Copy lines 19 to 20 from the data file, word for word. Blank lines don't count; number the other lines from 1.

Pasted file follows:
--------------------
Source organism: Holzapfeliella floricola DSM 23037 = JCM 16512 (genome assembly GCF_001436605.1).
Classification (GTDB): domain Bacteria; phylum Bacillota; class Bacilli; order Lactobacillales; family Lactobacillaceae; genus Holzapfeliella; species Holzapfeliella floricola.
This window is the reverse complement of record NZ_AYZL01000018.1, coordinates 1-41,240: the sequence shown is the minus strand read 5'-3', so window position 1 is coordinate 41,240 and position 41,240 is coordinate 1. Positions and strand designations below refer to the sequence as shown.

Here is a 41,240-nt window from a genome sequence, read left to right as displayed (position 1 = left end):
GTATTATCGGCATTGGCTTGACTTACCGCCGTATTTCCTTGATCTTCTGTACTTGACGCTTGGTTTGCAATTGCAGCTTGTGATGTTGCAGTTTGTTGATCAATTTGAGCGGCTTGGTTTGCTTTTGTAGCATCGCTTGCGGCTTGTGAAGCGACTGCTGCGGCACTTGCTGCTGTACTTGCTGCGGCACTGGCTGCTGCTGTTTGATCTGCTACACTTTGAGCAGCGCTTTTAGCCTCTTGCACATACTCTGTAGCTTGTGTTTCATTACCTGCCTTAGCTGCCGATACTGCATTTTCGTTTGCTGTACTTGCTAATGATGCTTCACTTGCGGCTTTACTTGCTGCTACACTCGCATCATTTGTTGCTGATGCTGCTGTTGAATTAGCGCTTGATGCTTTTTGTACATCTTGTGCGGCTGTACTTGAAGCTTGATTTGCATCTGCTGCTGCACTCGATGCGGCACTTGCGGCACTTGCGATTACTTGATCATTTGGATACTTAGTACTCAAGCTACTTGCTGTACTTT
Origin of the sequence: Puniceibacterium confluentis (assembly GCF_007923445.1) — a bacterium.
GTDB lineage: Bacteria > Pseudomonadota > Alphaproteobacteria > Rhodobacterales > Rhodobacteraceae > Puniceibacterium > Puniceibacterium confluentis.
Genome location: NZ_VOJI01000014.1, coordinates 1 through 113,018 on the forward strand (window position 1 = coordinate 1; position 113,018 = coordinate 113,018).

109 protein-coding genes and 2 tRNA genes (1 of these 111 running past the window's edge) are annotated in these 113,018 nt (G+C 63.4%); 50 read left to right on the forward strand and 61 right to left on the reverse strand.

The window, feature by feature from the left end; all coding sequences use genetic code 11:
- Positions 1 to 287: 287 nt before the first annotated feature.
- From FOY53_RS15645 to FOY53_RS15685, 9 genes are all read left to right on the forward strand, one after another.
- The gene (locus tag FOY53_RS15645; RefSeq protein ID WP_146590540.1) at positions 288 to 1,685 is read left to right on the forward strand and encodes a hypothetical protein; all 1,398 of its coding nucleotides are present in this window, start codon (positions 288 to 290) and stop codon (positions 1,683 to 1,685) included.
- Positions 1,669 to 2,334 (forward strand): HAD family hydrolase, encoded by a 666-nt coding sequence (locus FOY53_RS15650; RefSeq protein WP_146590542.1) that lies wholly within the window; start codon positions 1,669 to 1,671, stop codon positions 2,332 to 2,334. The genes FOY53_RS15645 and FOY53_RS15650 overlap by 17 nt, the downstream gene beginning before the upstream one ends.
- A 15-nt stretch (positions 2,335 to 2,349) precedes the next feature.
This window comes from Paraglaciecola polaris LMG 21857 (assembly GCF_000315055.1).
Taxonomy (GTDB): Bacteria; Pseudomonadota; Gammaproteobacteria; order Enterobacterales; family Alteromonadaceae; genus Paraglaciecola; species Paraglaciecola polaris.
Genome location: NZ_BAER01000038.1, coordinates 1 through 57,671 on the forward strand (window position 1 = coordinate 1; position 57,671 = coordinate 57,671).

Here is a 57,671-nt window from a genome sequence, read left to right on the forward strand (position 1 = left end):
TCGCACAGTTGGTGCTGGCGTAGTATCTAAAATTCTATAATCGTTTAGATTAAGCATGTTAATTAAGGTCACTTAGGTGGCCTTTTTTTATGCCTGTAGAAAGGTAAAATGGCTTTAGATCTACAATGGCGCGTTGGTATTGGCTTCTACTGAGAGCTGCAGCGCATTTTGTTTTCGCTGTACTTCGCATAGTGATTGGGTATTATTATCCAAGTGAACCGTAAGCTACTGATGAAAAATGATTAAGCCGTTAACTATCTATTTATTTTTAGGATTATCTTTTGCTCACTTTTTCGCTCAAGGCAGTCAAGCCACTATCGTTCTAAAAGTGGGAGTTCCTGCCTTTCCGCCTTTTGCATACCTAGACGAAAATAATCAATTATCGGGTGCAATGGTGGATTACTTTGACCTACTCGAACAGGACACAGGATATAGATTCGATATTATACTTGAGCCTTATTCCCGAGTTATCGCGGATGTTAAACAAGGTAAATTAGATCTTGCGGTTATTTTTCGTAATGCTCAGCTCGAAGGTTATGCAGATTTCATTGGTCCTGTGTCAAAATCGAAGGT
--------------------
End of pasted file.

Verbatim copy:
Here is a 57,671-nt window from a genome sequence, read left to right on the forward strand (position 1 = left end):
TCGCACAGTTGGTGCTGGCGTAGTATCTAAAATTCTATAATCGTTTAGATTAAGCATGTTAATTAAGGTCACTTAGGTGGCCTTTTTTTATGCCTGTAGAAAGGTAAAATGGCTTTAGATCTACAATGGCGCGTTGGTATTGGCTTCTACTGAGAGCTGCAGCGCATTTTGTTTTCGCTGTACTTCGCATAGTGATTGGGTATTATTATCCAAGTGAACCGTAAGCTACTGATGAAAAATGATTAAGCCGTTAACTATCTATTTATTTTTAGGATTATCTTTTGCTCACTTTTTCGCTCAAGGCAGTCAAGCCACTATCGTTCTAAAAGTGGGAGTTCCTGCCTTTCCGCCTTTTGCATACCTAGACGAAAATAATCAATTATCGGGTGCAATGGTGGATTACTTTGACCTACTCGAACAGGACACAGGATATAGATTCGATATTATACTTGAGCCTTATTCCCGAGTTATCGCGGATGTTAAACAAGGTAAATTAGATCTTGCGGTTATTTTTCGTAATGCTCAGCTCGAAGGTTATGCAGATTTCATTGGTCCTGTGTCAAAATCGAAGGT